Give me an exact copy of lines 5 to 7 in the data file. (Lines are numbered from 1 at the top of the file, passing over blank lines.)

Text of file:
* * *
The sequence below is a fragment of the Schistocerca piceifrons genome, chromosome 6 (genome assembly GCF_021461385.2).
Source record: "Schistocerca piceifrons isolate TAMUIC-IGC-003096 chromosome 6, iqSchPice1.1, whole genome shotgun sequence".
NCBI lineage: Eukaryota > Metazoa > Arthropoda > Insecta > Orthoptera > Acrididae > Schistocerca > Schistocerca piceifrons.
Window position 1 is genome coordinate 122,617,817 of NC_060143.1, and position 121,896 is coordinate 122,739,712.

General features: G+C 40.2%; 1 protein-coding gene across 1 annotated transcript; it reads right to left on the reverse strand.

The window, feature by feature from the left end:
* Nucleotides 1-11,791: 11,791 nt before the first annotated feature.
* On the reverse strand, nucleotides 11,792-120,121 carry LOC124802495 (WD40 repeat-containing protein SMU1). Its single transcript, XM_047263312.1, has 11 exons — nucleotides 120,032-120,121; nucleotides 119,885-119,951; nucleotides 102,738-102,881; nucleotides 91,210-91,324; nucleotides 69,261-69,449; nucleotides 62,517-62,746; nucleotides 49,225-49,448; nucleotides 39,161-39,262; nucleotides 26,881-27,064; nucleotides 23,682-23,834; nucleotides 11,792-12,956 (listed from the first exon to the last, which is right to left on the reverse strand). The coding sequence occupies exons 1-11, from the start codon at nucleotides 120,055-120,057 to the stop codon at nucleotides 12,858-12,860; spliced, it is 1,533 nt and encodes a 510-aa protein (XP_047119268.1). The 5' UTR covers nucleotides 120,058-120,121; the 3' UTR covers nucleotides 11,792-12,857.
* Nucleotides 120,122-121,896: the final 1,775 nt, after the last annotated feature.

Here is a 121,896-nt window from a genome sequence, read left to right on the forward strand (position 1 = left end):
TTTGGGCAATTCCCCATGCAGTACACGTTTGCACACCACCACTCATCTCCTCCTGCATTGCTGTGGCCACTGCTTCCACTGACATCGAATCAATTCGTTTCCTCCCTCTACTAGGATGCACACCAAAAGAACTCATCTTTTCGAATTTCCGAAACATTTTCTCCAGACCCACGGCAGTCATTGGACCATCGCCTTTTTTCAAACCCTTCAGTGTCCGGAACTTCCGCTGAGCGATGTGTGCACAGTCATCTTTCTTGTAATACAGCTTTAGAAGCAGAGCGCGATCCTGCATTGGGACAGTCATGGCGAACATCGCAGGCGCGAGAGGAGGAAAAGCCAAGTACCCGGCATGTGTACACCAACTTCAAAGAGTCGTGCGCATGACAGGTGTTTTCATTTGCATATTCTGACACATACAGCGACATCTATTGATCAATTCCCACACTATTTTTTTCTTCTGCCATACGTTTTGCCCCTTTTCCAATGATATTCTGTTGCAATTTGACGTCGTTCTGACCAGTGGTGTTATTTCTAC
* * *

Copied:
General features: G+C 40.2%; 1 protein-coding gene across 1 annotated transcript; it reads right to left on the reverse strand.

The window, feature by feature from the left end:
* Nucleotides 1-11,791: 11,791 nt before the first annotated feature.